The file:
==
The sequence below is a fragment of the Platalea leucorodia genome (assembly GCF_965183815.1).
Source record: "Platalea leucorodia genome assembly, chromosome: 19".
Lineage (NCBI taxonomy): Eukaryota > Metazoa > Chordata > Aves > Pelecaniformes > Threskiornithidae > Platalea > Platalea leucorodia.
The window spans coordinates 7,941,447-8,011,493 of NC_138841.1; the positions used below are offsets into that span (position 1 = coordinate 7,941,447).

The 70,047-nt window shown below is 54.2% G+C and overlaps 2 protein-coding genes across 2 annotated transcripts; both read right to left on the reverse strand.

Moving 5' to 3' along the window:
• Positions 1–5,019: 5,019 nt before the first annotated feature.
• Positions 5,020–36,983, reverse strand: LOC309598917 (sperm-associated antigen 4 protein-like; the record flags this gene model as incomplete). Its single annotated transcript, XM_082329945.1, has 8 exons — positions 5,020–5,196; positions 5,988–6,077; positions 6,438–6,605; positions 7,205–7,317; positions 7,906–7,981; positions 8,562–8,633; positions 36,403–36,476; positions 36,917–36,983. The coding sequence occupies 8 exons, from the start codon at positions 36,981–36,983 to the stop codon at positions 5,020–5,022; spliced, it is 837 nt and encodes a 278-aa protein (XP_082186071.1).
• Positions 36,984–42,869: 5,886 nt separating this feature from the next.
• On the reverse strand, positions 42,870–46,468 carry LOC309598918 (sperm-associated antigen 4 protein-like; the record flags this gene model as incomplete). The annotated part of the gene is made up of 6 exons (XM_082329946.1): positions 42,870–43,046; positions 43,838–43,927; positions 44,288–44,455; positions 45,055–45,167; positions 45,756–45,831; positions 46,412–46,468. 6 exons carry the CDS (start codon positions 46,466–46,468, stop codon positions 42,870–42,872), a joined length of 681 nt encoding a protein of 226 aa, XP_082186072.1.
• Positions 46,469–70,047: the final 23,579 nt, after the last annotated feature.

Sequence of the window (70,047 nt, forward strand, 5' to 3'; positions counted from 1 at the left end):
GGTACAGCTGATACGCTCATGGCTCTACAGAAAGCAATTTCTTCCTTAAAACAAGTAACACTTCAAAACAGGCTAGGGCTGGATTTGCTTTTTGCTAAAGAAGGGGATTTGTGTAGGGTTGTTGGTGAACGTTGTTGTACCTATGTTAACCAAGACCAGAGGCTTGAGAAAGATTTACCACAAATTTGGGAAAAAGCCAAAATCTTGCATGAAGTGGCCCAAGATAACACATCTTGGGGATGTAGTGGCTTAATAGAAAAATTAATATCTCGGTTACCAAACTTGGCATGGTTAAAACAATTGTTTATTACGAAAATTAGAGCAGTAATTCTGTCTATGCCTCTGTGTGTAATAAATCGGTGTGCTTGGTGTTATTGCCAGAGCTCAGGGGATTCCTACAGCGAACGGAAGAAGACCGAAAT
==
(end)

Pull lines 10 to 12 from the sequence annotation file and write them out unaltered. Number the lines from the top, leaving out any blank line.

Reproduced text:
• On the reverse strand, positions 42,870–46,468 carry LOC309598918 (sperm-associated antigen 4 protein-like; the record flags this gene model as incomplete). The annotated part of the gene is made up of 6 exons (XM_082329946.1): positions 42,870–43,046; positions 43,838–43,927; positions 44,288–44,455; positions 45,055–45,167; positions 45,756–45,831; positions 46,412–46,468. 6 exons carry the CDS (start codon positions 46,466–46,468, stop codon positions 42,870–42,872), a joined length of 681 nt encoding a protein of 226 aa, XP_082186072.1.
• Positions 46,469–70,047: the final 23,579 nt, after the last annotated feature.

Sequence of the window (70,047 nt, forward strand, 5' to 3'; positions counted from 1 at the left end):